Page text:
Description of a nanobody-based competitive immunoassay to detect tsetse fly exposure.

Caljon G, Hussain S, Vermeiren L, Van Den Abbeele J - PLoS Negl Trop Dis (2015)

Detection of boosting in pigs after a period of non-exposure.Evolution of the anti-Tsal antibody responses in the competitive ELISA using TsalNb-5-HRP (A) and TsalNb-11-HRP (B) was evaluated in pigs (n = 2) originally exposed two-weekly for 6 weeks to the bites of 3 flies (= low exposure group) and re-exposed to the bites of 10 flies (indicated by an arrow) after a 2-month period of non-exposure. One non-exposed animal sampled during the priming experiment (Fig. 5) served as a negative control. The mean endpoint O.D.405nm of controls were 2.235 and 2.291 following detection with respectively TsalNb-5-HRP and TsalNb-11-HRP. Presented data are the percentages inhibition relative to the controls obtained for the plasmas of the individual pigs.
© Copyright Policy
Related In: Results  -  Collection

License
Show All Figures
getmorefigures.php?uid=PMC4320081&req=5

pntd.0003456.g006: Detection of boosting in pigs after a period of non-exposure.Evolution of the anti-Tsal antibody responses in the competitive ELISA using TsalNb-5-HRP (A) and TsalNb-11-HRP (B) was evaluated in pigs (n = 2) originally exposed two-weekly for 6 weeks to the bites of 3 flies (= low exposure group) and re-exposed to the bites of 10 flies (indicated by an arrow) after a 2-month period of non-exposure. One non-exposed animal sampled during the priming experiment (Fig. 5) served as a negative control. The mean endpoint O.D.405nm of controls were 2.235 and 2.291 following detection with respectively TsalNb-5-HRP and TsalNb-11-HRP. Presented data are the percentages inhibition relative to the controls obtained for the plasmas of the individual pigs.
Mentions: Plasma samples were previously collected from pigs that were experimentally exposed to a low or a high tsetse fly bite regimen. Titration studies using plasma collected at the peak of anti-Tsal1 and anti-G. m. morsitans saliva antibody responses as determined earlier [18], indicated that best competition was obtained with undiluted porcine plasma (p < 0.05; S2 Fig.). Evaluation of the anti-Tsal responses over time with the competitive assay revealed similar kinetics as determined earlier with the G. m. morsitans saliva and rTsal1 based indirect ELISA. A steady decline in antibody titers was observed upon cessation of tsetse exposure (Fig. 5A&B). However, unlike the indirect ELISA, competitive ELISA test results did not correlate significantly with the intensity of tsetse exposure. Boosting of two immunized pigs from the low exposure group after a 2-month non-exposure period by the bites of 10 flies resulted in elevated anti-saliva antibody titers that were detectable in the competitive immunoassay (Fig. 6A&B). A good correlation between the TsalNb-5-HRP and TsalNb-11-HRP based tests was recorded with a Spearman correlation coefficient r of 0.95 (S3A Fig.). Area under the ROC curve (AUC = 0.99, S3B Fig.) for the TsalNb-5-HRP and TsalNb-11-HRP immunoassays were very high and exceeded AUCs that we reported previously for the porcine indirect ELISA using respectively G. m. morsitans saliva and rTsal1 as coating antigens (AUC = 0.96 and 0.83, [18]). Given the absence of a gold standard, we made a comparison of the new competitive test with the previously described indirect ELISA tests in terms of sensitivity, specificity, positive and negative predictive values (PPV and NPV) and accuracy determined for the available set of experimentally exposed porcine plasmas (nexposed= 90, nnon-exposed = 21, Table 2). These analyses showed that all assays under their specific test conditions had very good specificities (> 95%) and PPVs (> 98%). However, the competitive assay appeared to result in less false negative diagnoses, resulting in higher NPVs and hence increased sensitivity (> 95%) and accuracy (> 95%).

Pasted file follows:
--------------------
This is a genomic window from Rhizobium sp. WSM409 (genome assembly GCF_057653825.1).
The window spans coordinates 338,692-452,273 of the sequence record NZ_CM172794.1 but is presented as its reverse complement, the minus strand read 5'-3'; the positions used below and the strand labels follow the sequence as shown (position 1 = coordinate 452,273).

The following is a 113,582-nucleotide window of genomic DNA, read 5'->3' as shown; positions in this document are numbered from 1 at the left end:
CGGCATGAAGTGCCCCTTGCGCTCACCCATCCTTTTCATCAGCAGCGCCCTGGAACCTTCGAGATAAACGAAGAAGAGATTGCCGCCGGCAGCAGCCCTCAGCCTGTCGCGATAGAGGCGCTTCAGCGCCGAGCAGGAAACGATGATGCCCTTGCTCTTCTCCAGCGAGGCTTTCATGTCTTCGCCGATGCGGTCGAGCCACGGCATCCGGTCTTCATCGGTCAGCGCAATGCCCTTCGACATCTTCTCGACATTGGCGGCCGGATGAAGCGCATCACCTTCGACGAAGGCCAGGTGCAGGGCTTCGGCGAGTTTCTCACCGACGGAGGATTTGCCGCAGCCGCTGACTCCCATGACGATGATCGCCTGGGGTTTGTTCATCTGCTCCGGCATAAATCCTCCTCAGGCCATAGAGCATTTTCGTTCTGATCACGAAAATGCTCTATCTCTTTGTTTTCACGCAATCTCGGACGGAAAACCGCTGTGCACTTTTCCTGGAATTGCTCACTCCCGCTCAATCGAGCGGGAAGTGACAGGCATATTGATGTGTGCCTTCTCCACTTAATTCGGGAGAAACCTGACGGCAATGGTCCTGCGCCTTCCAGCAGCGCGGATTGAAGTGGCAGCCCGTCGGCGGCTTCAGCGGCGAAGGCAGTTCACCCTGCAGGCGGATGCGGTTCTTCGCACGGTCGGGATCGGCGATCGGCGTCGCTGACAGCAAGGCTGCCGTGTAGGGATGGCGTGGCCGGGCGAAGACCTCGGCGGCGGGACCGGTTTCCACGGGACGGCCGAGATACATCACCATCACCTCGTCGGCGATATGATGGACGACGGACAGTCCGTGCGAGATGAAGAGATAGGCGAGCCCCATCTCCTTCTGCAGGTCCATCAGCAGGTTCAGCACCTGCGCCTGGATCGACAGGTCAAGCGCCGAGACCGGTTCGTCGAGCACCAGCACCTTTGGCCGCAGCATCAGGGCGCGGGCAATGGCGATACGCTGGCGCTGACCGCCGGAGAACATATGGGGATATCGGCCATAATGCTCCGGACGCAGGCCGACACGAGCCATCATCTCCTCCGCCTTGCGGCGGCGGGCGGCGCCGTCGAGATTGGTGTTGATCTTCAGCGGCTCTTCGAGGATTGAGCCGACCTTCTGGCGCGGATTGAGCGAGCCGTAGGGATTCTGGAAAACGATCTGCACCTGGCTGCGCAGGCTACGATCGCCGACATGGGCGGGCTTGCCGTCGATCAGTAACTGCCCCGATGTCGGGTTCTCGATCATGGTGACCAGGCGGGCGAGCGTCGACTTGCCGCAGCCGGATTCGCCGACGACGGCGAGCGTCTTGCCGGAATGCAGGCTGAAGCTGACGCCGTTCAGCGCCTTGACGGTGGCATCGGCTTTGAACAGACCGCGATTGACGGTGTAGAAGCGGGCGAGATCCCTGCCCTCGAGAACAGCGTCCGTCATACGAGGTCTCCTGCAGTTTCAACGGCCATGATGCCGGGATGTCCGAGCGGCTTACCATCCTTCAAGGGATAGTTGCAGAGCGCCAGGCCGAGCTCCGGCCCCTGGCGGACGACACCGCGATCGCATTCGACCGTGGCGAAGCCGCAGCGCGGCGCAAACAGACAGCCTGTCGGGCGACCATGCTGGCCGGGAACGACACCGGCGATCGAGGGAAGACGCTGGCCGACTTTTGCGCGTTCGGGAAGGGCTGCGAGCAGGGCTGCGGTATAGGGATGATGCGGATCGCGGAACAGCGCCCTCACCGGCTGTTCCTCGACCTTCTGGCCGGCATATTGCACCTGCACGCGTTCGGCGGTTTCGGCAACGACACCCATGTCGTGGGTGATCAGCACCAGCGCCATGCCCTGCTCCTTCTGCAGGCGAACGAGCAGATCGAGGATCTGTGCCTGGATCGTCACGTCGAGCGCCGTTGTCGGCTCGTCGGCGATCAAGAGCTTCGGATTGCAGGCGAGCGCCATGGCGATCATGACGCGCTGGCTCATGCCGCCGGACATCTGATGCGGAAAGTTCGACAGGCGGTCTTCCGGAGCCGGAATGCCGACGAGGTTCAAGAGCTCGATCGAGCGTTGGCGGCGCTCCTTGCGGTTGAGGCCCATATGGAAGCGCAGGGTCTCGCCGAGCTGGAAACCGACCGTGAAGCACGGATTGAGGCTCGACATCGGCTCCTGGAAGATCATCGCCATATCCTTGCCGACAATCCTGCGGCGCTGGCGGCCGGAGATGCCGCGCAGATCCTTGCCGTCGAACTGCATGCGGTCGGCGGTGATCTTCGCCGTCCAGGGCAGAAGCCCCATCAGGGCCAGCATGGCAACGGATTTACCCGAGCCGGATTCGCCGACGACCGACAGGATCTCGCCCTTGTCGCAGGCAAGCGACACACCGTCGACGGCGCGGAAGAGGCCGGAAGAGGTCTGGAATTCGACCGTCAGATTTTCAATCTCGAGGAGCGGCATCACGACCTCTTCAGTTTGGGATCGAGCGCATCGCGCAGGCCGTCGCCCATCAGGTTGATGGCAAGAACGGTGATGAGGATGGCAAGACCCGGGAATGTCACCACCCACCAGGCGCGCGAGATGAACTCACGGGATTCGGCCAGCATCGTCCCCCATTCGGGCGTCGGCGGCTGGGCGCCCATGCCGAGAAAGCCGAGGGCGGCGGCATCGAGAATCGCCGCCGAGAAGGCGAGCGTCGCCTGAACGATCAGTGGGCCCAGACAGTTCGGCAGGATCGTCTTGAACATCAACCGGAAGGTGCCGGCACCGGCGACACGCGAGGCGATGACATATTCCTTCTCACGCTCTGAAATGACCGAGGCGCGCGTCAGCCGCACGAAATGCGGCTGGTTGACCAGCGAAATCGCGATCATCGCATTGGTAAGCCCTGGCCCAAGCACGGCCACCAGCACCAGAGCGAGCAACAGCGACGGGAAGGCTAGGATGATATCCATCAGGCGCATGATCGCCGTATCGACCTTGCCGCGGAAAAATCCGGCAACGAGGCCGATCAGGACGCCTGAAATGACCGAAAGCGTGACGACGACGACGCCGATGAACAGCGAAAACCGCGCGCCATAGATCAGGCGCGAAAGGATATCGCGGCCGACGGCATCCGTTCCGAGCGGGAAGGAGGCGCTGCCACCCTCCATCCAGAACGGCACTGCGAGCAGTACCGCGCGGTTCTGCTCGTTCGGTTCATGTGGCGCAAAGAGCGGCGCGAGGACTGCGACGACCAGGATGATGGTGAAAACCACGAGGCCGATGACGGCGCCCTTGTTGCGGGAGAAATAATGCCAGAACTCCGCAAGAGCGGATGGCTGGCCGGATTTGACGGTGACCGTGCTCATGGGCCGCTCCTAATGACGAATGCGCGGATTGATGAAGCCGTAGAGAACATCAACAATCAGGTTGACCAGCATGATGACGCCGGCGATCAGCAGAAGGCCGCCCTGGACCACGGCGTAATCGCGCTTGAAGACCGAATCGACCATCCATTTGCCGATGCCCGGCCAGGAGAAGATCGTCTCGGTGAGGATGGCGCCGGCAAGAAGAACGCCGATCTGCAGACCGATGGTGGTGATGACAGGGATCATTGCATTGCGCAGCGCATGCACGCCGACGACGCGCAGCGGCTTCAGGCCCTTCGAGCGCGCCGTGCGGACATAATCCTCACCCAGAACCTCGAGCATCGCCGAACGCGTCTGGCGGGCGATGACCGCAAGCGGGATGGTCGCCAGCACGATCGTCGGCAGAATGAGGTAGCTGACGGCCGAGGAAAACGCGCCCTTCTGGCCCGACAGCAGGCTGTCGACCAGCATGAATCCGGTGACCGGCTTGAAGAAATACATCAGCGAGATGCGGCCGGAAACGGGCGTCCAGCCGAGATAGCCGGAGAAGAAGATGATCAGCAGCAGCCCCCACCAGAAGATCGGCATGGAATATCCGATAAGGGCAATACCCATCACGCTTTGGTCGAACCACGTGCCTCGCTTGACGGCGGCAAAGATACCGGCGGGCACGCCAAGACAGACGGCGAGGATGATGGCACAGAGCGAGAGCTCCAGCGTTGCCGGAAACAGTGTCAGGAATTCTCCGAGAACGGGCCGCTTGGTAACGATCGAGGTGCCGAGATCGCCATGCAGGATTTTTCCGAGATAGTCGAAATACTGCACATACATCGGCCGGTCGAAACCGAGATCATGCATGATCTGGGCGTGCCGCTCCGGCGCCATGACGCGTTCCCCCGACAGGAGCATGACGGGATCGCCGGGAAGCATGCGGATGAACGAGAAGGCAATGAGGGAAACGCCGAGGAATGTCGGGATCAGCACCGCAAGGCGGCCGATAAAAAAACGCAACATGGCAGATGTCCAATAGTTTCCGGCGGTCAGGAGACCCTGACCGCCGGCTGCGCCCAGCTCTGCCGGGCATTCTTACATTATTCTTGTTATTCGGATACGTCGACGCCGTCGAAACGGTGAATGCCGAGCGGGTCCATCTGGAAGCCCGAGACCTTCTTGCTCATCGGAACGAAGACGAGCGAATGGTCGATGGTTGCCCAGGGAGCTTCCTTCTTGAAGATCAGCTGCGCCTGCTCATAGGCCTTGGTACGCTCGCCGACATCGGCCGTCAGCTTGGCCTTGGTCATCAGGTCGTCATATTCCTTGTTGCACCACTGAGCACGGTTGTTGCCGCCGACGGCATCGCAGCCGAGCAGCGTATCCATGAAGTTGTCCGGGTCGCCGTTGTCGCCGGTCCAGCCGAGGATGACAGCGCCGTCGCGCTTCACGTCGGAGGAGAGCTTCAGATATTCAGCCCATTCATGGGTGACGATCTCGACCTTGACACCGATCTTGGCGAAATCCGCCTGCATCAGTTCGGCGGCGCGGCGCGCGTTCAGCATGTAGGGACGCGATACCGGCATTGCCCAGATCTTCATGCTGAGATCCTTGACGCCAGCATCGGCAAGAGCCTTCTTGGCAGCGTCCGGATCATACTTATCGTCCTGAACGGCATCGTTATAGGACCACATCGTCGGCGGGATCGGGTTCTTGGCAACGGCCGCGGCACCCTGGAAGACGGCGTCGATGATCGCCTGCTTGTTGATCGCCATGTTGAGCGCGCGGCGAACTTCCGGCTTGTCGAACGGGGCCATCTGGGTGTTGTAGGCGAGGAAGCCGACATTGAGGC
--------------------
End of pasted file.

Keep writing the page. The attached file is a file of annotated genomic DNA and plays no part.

Bottom Line: We propose that this competitive assay provides a simple serological indicator of tsetse fly presence without the requirement of test adaptation to the vertebrate host species.In addition, the use of monoclonal Nbs for antibody detection is innovative and could be applied to other tsetse fly salivary biomarkers in order to achieve a multi-target immunoprofiling of hosts.In addition, this approach could be broadened to other pathogenic organisms for which accurate serological diagnosis remains a bottleneck.

View Article: PubMed Central - PubMed

Affiliation: Unit of Veterinary Protozoology, Department of Biomedical Sciences, Institute of Tropical Medicine Antwerp (ITM), Antwerp, Belgium; Unit of Cellular and Molecular Immunology, Vrije Universiteit Brussel (VUB), Brussels, Belgium; Laboratory of Myeloid Cell Immunology, VIB, Brussels, Belgium.

ABSTRACT

Background: Tsetse flies are the main vectors of human and animal African trypanosomes. The Tsal proteins in tsetse fly saliva were previously identified as suitable biomarkers of bite exposure. A new competitive assay was conceived based on nanobody (Nb) technology to ameliorate the detection of anti-Tsal antibodies in mammalian hosts.

Methodology/principal findings: A camelid-derived Nb library was generated against the Glossina morsitans morsitans sialome and exploited to select Tsal specific Nbs. One of the three identified Nb families (family III, TsalNb-05 and TsalNb-11) was found suitable for anti-Tsal antibody detection in a competitive ELISA format. The competitive ELISA was able to detect exposure to a broad range of tsetse species (G. morsitans morsitans, G. pallidipes, G. palpalis gambiensis and G. fuscipes) and did not cross-react with the other hematophagous insects (Stomoxys calcitrans and Tabanus yao). Using a collection of plasmas from tsetse-exposed pigs, the new test characteristics were compared with those of the previously described G. m. moristans and rTsal1 indirect ELISAs, revealing equally good specificities (> 95%) and positive predictive values (> 98%) but higher negative predictive values and hence increased sensitivity (> 95%) and accuracy (> 95%).

Conclusion/significance: We have developed a highly accurate Nb-based competitive immunoassay to detect specific anti-Tsal antibodies induced by various tsetse fly species in a range of hosts. We propose that this competitive assay provides a simple serological indicator of tsetse fly presence without the requirement of test adaptation to the vertebrate host species. In addition, the use of monoclonal Nbs for antibody detection is innovative and could be applied to other tsetse fly salivary biomarkers in order to achieve a multi-target immunoprofiling of hosts. In addition, this approach could be broadened to other pathogenic organisms for which accurate serological diagnosis remains a bottleneck.

No MeSH data available.


Related in: MedlinePlus